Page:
Rebooted movies have appeared in theaters with a very regular frequency over the past few years: Casino Royale, The Incredible Hulk, Star Trek, a reboot every year or so. This summer that frequency has skyrocketed to ridiculous levels. Three of the summer’s biggest movies are all reboots: The Amazing Spiderman, Total Recall, and The Dark Knight Rises. I can understand why Hollywood does it: it is a shrewd business decision that more or less guarantees a strong opening gross. Fans who like the first movie will most likely see its reboot. But why do audiences do that? Why will they pay to see three stories they’ve already seen told over again, especially with ticket prices as high as they are, and with expendable income so much harder to come by?
It seems ridiculous that Hollywood would reboot the Spiderman franchise and make a movie with nearly the exact same plot as the first that came out less than ten years ago. But people still went to see it; The Amazing Spiderman broke the $100 million dollar mark its opening week just as the original Spiderman did in 2002, becoming the first movie to ever do so. Audiences are as obsessed with reboots as Hollywood businessmen are, but for entirely different reasons. We are obsessed with reboot movies because they are easier for us to consume. We know what we are going to see, which is comforting, and the new styles and technologies make us proud to see how far we’ve advanced as a culture.
Moviegoers may try to convince themselves they are going to the movies to see new stories, with fantastic, unexpected, and unheard-of plots, but really the portions of those plots that are most compelling are the parts that are most familiar. The common topics of love, identity, luck, disappointment, death that give life to movies are topics that human beings think about day after day. Films dress up these topics in a plethora of flashy costumes and show them to us from a variety of angles, but they always contribute the same content and produce the same emotional reactions. Reboots take the familiarity of these elements to the highest degree. Going in to see a reboot, we know what kind of emotions we are going to feel. We know that we are going to get our fix, and there is something reassuring and comforting about that. We are confident that our ticket will be a good buy.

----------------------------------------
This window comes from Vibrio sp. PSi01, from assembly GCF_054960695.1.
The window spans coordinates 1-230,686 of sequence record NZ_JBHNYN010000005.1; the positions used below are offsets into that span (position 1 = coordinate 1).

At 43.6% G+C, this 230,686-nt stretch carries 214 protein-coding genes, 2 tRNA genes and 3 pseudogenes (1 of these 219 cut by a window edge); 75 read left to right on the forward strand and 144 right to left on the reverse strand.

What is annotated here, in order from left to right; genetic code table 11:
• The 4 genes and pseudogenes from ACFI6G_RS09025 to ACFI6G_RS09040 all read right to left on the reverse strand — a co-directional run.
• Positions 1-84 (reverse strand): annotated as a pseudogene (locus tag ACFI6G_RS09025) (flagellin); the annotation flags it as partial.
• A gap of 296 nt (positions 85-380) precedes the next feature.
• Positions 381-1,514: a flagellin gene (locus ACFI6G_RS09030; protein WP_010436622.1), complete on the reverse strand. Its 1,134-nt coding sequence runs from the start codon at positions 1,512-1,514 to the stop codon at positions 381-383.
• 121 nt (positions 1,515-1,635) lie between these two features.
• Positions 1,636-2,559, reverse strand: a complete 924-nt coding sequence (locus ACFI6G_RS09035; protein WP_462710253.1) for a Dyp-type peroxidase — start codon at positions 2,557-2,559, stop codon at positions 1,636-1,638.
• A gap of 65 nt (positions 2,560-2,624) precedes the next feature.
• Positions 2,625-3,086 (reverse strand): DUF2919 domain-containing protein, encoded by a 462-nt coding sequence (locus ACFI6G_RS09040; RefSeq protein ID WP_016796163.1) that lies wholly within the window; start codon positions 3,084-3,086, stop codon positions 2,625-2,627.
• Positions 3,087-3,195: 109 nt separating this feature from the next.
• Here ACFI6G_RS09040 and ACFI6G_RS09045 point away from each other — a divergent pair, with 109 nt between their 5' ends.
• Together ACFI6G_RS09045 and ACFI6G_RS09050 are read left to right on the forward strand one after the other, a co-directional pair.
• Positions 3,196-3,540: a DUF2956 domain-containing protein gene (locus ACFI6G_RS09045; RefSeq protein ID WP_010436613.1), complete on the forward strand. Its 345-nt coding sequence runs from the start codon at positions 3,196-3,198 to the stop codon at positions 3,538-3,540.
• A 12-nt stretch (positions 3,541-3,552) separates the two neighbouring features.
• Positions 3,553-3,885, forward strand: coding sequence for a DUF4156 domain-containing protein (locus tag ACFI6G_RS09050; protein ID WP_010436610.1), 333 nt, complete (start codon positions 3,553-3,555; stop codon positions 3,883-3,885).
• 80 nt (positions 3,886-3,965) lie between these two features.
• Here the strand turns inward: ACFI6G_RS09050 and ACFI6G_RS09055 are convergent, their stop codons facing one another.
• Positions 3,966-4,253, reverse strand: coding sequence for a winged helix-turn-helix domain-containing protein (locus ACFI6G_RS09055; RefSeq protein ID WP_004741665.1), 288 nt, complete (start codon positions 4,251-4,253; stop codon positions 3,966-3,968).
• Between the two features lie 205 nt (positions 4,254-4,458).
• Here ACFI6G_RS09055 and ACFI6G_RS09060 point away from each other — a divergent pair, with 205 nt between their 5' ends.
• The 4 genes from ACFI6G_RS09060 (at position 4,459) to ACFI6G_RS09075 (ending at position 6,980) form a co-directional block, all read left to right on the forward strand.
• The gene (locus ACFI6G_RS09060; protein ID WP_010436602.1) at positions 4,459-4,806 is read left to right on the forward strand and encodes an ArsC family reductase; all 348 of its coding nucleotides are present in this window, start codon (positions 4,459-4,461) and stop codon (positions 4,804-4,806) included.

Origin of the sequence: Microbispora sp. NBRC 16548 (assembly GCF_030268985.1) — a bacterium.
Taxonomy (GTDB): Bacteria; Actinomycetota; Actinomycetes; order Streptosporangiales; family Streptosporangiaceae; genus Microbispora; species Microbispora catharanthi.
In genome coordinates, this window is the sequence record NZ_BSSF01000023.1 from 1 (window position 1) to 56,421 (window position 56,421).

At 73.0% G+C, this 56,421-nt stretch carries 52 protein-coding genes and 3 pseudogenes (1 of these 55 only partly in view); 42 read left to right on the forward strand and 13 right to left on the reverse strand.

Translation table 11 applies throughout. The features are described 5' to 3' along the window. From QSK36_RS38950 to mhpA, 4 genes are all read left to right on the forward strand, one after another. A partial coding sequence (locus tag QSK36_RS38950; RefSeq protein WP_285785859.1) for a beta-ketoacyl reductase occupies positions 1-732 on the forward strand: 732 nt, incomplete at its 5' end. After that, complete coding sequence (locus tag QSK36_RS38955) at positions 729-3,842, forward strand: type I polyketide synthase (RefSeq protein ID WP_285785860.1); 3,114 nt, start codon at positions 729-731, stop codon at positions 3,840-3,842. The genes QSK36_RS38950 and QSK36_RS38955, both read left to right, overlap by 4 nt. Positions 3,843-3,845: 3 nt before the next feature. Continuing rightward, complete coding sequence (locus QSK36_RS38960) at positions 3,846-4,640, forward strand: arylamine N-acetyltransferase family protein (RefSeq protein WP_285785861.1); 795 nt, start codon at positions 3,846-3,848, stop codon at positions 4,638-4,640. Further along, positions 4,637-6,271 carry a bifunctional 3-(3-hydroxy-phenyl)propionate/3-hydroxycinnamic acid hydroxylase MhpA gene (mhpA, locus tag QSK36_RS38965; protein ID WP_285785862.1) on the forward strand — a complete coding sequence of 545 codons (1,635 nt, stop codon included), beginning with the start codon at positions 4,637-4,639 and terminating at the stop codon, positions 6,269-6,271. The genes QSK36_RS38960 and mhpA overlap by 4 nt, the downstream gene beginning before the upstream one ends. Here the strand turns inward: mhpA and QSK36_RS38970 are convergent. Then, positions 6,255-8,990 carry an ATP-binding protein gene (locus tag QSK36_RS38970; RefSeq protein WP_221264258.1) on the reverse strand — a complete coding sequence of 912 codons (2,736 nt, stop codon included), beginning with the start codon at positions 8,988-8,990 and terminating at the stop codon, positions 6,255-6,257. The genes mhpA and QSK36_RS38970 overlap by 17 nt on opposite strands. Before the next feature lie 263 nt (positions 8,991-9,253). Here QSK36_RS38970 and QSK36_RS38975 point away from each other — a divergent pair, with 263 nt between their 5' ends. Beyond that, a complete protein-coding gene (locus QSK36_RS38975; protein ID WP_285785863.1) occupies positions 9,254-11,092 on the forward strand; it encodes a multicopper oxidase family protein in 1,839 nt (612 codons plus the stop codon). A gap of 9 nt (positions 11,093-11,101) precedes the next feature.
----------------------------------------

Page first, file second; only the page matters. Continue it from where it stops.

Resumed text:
We know the reboot will be the same but we also know that it will be different enough, and that difference is heartening for a variety of reasons. Hollywood’s reboots are grittier and darker than their originals; their characters are cooler, edgier, and more troubled. Audiences today have a higher tolerance for violence in films; they respond to it more if it is harsher and realistic. These differences tell us how we have changed as a culture, for better or for worse. They show us that we have come accept the harsh realities of violence in our world. The over-the-top, immaculate, almost cartoonish style of violence that characterized the original Batman and Schwarzenegger movies is no longer popular. Our heroes are no longer invincible, and our villains are no longer hopelessly terrible shots. The violence is more tangible, crueler, more random like it is in real life (There is a lot to be said on this topic. The consequences of this are not something I want to get into in this piece.).
The differences between reboots and their originals affirm our belief that our films are more engrossing and thrilling than the movies of the past. They show how our technology has improved, which is something that we are very proud of as a society. New CGI technologies illustrate how much more beautifully and realistically we can tell stories about our world. Comparing reboots to their originals makes it easy to see how far we’ve progressed in terms of cinema technology and our values as a society.
It may seem to audiences that reboot movies are a good way of tracking how our society progress, but they do only to an extent. Our new darker, raw reboots show how much cooler our culture is compared to American culture of the past, but they don’t show progress—they show stagnation in the film industry. Remaking three old blockbusters is hardly making anything new. The new Amazing Spiderman might have looked much more dynamic, but its characters and script were not. The movie added nothing new to the story or to the genre. Our nations economic downturn has limited Hollywood in the films it can make. They cannot afford to take as many risks and reboots are safer. Hopefully, when the economy turns around, Hollywood will stop making reboots and book adaptations and get back to making unique, creative, and progressive films that will showcase our thriving culture. I can’t believe that audiences will tolerate much more of this constant rebooting, before they realize this creative stagnation and get demoralized and bored.